Wednesday, July 27, 2016

Zeno's Paradox, I Love Lucy and Admissions

By some definitions, higher education is truly crazed. Places of self-defeating
insanity. For example, an educational leader I know loved to tell others that “the definition of insanity is doing the same thing that has failed over and
over again and expecting different results.” He, like most every other higher education administrator really may have believed that so he, and they, repeated it every time it seemed to fit. But, when things demanded a solution such as increasing revenue, he actually did the same things that failed over and over again. For example, he believed that increased admission numbers would solve all the problems when they did not every year. Every year he would set higher and higher admission numbers even if the recruitment team could not reach the goals. He did not see that as insanity but as using tried and true administrative and academic approaches to solve problems – even if the solutions were ones that had failed or resulted in long-term disaster.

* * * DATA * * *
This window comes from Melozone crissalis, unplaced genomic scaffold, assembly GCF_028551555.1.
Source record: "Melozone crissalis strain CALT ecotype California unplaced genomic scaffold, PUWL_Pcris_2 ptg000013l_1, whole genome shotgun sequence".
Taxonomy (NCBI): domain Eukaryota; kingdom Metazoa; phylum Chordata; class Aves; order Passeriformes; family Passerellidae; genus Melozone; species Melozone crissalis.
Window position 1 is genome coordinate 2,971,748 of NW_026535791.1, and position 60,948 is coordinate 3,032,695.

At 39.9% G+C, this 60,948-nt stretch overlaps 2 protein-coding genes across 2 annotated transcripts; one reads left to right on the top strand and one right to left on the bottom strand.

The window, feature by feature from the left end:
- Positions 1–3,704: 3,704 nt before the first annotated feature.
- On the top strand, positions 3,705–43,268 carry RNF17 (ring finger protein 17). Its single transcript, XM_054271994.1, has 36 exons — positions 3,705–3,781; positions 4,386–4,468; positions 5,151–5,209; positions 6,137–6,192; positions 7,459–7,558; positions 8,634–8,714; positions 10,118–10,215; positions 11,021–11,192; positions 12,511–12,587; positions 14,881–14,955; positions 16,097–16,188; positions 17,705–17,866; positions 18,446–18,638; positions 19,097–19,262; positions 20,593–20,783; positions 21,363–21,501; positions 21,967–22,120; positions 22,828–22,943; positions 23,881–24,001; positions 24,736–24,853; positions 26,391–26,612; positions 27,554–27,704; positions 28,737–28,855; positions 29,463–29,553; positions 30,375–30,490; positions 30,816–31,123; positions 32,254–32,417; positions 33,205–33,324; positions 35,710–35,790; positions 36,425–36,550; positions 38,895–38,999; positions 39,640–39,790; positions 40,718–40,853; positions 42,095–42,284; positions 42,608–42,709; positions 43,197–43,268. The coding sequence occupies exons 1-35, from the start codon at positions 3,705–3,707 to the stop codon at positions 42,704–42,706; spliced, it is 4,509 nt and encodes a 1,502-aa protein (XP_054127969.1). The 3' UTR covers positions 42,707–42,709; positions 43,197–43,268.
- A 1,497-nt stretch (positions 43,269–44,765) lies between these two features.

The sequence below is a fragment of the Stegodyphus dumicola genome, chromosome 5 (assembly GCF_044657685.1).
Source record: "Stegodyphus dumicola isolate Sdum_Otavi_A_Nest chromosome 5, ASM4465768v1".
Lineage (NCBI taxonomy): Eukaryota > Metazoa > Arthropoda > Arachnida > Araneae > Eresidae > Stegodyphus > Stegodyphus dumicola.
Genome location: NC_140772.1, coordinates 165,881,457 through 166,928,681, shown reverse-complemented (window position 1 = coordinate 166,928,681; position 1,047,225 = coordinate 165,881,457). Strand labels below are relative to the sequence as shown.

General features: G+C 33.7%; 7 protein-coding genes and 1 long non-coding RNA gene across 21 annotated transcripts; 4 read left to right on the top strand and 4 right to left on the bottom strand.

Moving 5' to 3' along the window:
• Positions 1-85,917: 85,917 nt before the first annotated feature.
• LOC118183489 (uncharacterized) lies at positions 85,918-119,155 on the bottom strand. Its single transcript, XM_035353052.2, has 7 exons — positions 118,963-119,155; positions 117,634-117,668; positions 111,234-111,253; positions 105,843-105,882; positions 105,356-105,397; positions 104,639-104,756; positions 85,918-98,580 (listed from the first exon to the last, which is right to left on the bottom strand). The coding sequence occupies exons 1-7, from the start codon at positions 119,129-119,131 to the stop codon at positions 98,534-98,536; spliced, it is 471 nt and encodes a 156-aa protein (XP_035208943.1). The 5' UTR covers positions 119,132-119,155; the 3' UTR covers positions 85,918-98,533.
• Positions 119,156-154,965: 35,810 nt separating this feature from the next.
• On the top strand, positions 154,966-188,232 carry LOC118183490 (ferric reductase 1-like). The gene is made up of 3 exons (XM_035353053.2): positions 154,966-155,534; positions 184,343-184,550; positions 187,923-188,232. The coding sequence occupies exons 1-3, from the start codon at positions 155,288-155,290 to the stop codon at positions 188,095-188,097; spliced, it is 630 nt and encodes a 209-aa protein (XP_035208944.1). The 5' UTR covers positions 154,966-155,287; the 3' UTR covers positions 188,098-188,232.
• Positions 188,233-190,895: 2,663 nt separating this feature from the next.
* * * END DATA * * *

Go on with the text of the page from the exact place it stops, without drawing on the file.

He is not alone at all. Most schools believe that by bringing in more and more students they can solve their revenue problems. And possibly that would be correct except for the fact that most of those new students are coming in the front door and leaving through the back door. Bringing in more students will not help in the long run if there is not a strong retention plan being implemented to keep students in the school through graduation.

Considering that oft quoted definition, the situation universities and colleges and  find themselves in now and how they are going about trying to work their way to solutions through increasing enrollment goals, not population it can be concluded that higher education is insane.